Find more eligibility details here.

Before you can apply for the grant, an SEAI registered technical advisor must first complete an assessment of your home to ensure it’s well insulated.

A grant of €200 is also available to cover the assessment costs.

How do you apply?

You must have grant approval in place before you start any work. Here’s how the process works:

  1. Get your home assessed: Get an SEAI technical advisor to assess your home. They will advise of any works you need to complete before installing a heat pump.
  2. Choose a contractor: You must choose an SEAI registered contractor. It’s a good idea to shop around for the best quote.
  3. Accept your offer: Once you have been offered the grant, you have 30 days to accept it.
  4. Complete the work: You must get your works completed within eight months of accepting the grant.
  5. Get a BER assessment: Once the works are completed, you’ll need to get your home assessed by a SEAI regulated BER assessor.
  6. Claim payment: You must submit a payment application form, as well as a number of documents to receive your payment.

For more details on the application process, visit the SEAI website.

Are heat pumps worth it?

Heat pumps can help lower your heating costs considerably, but they are only worth it if you have an energy-efficient home.


  • Lower bills: If you have an energy efficient home, heat pumps can reduce your bills between 30-70%.
  • Cooling capabilities: Some air to air heat pumps allow you to reverse the heat process and pump cool air into your home during the summer.
  • Cleaner energy: Heat pumps are a cleaner source of fuel and help reduce your carbon footprint.


  • Needs an energy-efficient home: Heat pumps are only cost effective if your home has a BER of B2 or higher. If you don’t, you’ll need to spend money insulating your home.
  • Less efficient in cold weather: Some heat pumps need more electricity to work in colder weather, so can cost more in winter.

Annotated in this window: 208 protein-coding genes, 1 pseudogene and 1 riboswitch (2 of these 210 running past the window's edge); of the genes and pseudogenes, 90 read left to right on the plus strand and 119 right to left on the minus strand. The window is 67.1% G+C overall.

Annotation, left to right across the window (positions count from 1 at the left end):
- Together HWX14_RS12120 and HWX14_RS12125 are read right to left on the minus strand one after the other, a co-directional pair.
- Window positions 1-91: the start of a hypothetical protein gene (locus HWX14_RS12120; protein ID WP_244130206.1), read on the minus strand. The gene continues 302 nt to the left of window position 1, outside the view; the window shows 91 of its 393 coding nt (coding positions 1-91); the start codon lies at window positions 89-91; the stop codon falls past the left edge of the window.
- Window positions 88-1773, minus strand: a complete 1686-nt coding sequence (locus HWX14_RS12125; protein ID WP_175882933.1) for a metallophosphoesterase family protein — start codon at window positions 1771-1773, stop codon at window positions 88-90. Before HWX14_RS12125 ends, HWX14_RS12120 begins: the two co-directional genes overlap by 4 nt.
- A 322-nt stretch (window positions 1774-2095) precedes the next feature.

• Noise: A heat pump’s fan and compressor can be noisier in colder weather.

heat pump installer Ireland

How to find a heat pump installer in Ireland

To secure a heat pump grant, you’ll need to get your heat pump installed by an SEAI-registered contractor.

Each contractor is accredited by an approved training provider, and must work in accordance with the Contractor Code of Practice and Technical Specification.

Before choosing a contractor, you should:

  • Ensure they are SEAI-registered
  • Shop around, and compare multiple suppliers
  • Look for recommendations from friends
  • Read online reviews and testimonials if available

Do you need to retrofit your home for a heat pump?

Your contractor and technical advisor can assess your home and advise what changes may need to be made.

Retrofitting your home could include:

  1. Insulating your home: If your home has a BER lower than a B2, your heat pump might end up costing you more than a traditional fossil-fuel heating system.
  2. Upsizing your radiators: Heat pumps work better if they distribute their heat over larger surface areas, for example underfloor heating or oversized radiators.
  3. Upgrading your hot water tank: You may need to install a modern hot water cylinder, which gradually heats your water.

Can you use solar panels with a heat pump?

Yes, but it depends on the type of panels you install.

  • Solar PV panels generate electricity for hot water, lights and appliances. As heat pumps need electricity to heat your home, these devices can work well together.
  • There’s usually no point installing solar thermal panels, as they are used to heat water, and most heat pumps already do this.

Heat pump installation FAQs

Do heat pumps work with existing radiators?

Due to the steadier, lower temperatures produced by heat pumps your radiators should be ‘oversized’ to distribute the heat optimally.

Check with your heat pump installer if your existing radiators are compatible.

Is it cheaper to run a heat pump all the time?

A heat pump can move heat more efficiently at lower temperatures. To keep your home warm, they need to run for longer periods; many more hours than a boiler.

Most heat pumps have a thermostat installed, to ensure the temperature stays at an optimal level.

Your pump will need to be left on standby, and will kick on or off when needed, to maintain the right level of heat.

Are heat pumps cheaper than a gas boiler?

Heat pumps are more expensive to install but can be cheaper to operate if the house is well-insulated.

You will need to weigh up costs of installation and retrofitting of a heat pump; but your energy will cost less in the long run.

Can I connect a heat pump to my existing central heating system?

Yes, it’s possible to integrate a heat pump into existing heating systems, with the right modifications.

But ask a heat pump installer for their advice, because the efficiency of the heat pump is affected by the design of your current heating system.